A109
A110
A101
A102
A103
A104
A105
A106
A107
A108
A109
A110

20 rows selected.

PUBS2 SQL> select author_key from author;
AUTHOR_KEY
-----------
A101
A102
A103
A104
A105
A106
A107
A108
A109
A110

10 rows selected.

Now, PUBS1 commits the changes, and both can now see all 20 rows.

PUBS1 SQL> commit; 

Commit complete. 

PUBS2 SQL> select author_key from author;
AUTHOR_KEY
-----------
A101
A102
A103
A104
A105
A106
A107
A108
A109
A110
A101
A102
A103
A104
A105
A106
A107
A108
A109
A110

20 rows selected. 

So, what happens when more than one person updates the same data?  To get back to the original data, I dropped the AUTHOR table and recreated it from the pubs_db.sql script.

First PUBS1 changes the data in the AUTHOR table for key A101.

PUBS1 SQL> update author
  2  set author_state = 'CO'
  3  where author_key = 'A101'; 

1 row updated. 

PUBS1 SQL> select author_key, author_state from author; 

AUTHOR_KEY  AU
----------- --
A101        CO
A102        MO
A103        MO
A104        CA
A105        IL
A106        TX
A107        WI
A108        KY
A109        LA
A110        MA

10 rows selected.

Now it is PUBS2’s turn.

PUBS2 SQL> update author
  2  set author_state = 'FL'
  3  where author_key = 'A101';
 

The prompt does not come back.  That is because PUBS1 has a lock on that data.  PUBS2 is waiting behind that lock to change the data.  Let’s commit PUBS1, so that he releases the lock.

PUBS1 SQL> commit;

Commit complete.

PUBS2 SQL> update author
  2  set author_state = 'FL'
  3  where author_key = 'A101';

1 row updated. 

Once PUBS1 committed, the lock was released and PUBS2 updated the row.  Now let’s check that consistent view.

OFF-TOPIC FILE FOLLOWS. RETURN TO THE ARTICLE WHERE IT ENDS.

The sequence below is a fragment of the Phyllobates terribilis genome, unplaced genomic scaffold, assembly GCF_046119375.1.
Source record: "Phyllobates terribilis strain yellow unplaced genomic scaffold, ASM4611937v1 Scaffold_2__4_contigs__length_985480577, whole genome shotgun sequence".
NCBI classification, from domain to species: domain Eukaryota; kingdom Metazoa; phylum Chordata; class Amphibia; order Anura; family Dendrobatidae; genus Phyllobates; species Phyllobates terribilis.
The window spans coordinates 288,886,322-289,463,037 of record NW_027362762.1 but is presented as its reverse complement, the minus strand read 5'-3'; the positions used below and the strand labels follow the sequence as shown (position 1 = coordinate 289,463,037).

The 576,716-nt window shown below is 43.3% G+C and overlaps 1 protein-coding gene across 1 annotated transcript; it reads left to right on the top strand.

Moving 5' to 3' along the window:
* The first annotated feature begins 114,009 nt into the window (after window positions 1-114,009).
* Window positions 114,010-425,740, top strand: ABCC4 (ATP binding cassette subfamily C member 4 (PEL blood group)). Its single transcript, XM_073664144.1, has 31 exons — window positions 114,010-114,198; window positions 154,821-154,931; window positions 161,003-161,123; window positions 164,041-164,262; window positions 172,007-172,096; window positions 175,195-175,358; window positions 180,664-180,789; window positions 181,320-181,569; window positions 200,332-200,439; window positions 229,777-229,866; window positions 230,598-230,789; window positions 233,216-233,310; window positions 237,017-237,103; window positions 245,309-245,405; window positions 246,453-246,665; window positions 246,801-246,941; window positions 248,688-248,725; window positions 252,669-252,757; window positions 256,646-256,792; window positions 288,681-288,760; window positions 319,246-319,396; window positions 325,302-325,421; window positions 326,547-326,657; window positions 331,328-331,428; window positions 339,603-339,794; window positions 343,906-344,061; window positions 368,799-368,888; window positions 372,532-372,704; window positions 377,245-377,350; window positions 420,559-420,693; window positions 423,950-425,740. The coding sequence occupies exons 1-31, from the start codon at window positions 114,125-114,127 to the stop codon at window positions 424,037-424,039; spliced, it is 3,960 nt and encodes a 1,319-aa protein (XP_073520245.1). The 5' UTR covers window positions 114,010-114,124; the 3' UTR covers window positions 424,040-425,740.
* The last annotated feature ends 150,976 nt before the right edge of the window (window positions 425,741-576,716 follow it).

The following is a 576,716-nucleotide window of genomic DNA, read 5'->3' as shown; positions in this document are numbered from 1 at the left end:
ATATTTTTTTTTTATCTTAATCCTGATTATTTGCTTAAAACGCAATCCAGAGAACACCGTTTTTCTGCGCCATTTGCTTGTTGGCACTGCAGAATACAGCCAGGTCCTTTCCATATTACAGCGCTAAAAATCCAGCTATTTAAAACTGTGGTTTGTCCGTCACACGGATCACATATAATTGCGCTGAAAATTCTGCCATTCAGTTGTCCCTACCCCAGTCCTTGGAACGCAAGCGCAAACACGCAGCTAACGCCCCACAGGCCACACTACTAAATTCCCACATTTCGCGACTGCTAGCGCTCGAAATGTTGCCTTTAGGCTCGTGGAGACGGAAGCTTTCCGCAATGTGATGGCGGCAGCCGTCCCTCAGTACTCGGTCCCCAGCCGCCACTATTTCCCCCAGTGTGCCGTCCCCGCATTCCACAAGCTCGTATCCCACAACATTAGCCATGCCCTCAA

PUBS1 SQL> select author_key, author_state from author;

AUTHOR_KEY  AU
----------- --
A101        CO
A102        MO
A103        MO
A104        CA
A105        IL
A106        TX
A107        WI
A108        KY
A109        LA
A110        MA

10 rows selected.

PUBS2 SQL> select author_key, author_state from author;

AUTHOR_KEY  AU
----------- --
A101        FL
A102        MO
A103        MO
A104        CA
A105        IL
A106        TX
A107        WI
A108        KY
A109        LA
A110        MA 

10 rows selected.

PUBS1 sees his committed state of CO, while PUBS2 sees his uncommitted FL.  Once PUBS2 commits, both will see FL.  PUBS2 overwrote PUBS1.  He who commits last wins!

Why did PUBS2’s UPDATE end up waiting for the lock held by PUBS1, but the SELECT by PUBS1 did not wait for the lock held by PUBS2?  The Oracle database has very loose locking in that it only locks what it has to in order to protect transactions.  Locks never block reads.  So PUBS1’s lock held up PUBS2’s UPDATE of the same piece of data, but it never blocked the SELECT statement that only reads the data.

You can sum up Oracle’s consistent view  in two statements:  You will see only committed data and your changes.  No user will ever see anyone else’s uncommitted data.


The above book excerpt is from:

Easy Oracle SQL

Get Started Fast writing SQL Reports with SQL*Plus

ISBN 0-9727513-7-8

Col. John Garmany 

http://www.rampant-books.com/book_2005_1_easy_sql.htm